Over the course of the roadshow, we heard many examples of how wealth managers are seeing onboarding as a set of opportunities to really wow their new clients, through small things as well as large. We heard, for instance, that one private bank digitises new clients’ passports and then gives this to them to use elsewhere in their life – just in the spirit of being useful, which clients really appreciate, it was said. Meanwhile, other wealth managers revealed how they are encouraging clients to set the pace for their relationship with the institution by specifying which kinds of communications they are happy to receive, when they would like to receive them and what their favoured channel is for each type across the full range of digital and traditional options. Since onboarding is the point that a wealth manager goes from telling a client about their brand values and service standards to actually evincing them, the value of these kinds of client-centric touches cannot be over-estimated.

While improving onboarding is not a panacea for the challenges wealth managers face, the experiences which have been related to us by senior executives all over the world suggest that it can come pretty close – improving things in several areas for a variety of stakeholders all at once. Of course, the sums which the onboarding pioneers have ploughed into this hitherto neglected area have been significant. The work-shopping and consultation these firms have gone through – across departments and often across international business units too – has clearly been a large undertaking as well.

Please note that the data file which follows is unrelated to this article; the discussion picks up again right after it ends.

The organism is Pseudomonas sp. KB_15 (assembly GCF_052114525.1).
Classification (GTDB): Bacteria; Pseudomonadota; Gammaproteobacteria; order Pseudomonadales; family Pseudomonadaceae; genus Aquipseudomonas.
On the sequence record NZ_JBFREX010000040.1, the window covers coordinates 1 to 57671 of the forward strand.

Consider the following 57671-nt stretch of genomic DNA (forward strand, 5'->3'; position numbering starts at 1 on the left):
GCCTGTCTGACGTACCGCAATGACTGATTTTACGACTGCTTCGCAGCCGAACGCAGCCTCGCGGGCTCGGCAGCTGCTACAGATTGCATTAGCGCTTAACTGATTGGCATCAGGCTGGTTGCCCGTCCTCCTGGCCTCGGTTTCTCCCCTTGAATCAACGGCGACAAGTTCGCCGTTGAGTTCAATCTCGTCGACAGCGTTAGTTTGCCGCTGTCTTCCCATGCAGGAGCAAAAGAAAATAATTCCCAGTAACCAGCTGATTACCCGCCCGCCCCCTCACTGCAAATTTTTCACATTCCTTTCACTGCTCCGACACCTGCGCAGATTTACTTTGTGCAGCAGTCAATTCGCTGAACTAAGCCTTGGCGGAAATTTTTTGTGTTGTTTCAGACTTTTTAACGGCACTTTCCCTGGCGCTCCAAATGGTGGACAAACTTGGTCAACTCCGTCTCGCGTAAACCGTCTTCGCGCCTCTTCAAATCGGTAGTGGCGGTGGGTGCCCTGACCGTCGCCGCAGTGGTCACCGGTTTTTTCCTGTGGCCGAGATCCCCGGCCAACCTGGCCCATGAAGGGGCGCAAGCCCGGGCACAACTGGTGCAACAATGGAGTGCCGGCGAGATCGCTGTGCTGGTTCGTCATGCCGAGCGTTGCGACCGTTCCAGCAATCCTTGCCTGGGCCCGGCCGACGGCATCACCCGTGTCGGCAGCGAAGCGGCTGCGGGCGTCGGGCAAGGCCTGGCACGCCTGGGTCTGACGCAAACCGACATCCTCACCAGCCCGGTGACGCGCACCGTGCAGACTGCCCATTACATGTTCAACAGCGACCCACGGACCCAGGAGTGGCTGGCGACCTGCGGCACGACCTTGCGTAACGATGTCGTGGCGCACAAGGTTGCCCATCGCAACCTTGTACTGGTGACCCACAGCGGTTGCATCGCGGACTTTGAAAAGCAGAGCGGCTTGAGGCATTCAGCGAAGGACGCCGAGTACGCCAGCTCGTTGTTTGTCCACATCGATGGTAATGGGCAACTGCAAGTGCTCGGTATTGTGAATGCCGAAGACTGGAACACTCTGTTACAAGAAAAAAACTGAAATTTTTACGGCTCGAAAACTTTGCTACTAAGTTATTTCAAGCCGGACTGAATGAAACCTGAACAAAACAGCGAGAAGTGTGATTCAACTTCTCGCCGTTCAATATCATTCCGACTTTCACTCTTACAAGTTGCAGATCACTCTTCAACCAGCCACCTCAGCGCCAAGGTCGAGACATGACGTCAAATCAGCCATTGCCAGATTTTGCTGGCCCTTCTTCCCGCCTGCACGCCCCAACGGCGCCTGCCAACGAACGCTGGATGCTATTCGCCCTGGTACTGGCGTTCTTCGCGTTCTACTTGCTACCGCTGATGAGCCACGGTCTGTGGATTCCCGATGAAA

These firms are already reaping huge benefits, however, with efficiency savings of 50 per cent commonly cited, along with far happier clients and advisors - who have been freed from to-ing and fro-ing on paperwork so they can focus on having the kind of conversations which lay the foundations for long-term, highly-productive relationships for both sides.

Seeing things in these terms, the question wealth managers seem to face is not so much whether they can invest the necessary thought and resources on improving their onboarding approach, but rather whether they can afford not to. Having taken the pulse of the industry through our research and events, we believe that onboarding is one of the hottest topics in wealth management technology and operations today. This publication is very much looking forward to tracking developments in this area in the years ahead.







Round Table

On 24 October 2014, leading industry experts met at Vestra Wealth's offices in the City of London to discuss the findings of this exciting new research report and to discuss the many challenges onboarding has for both the advisor and the client.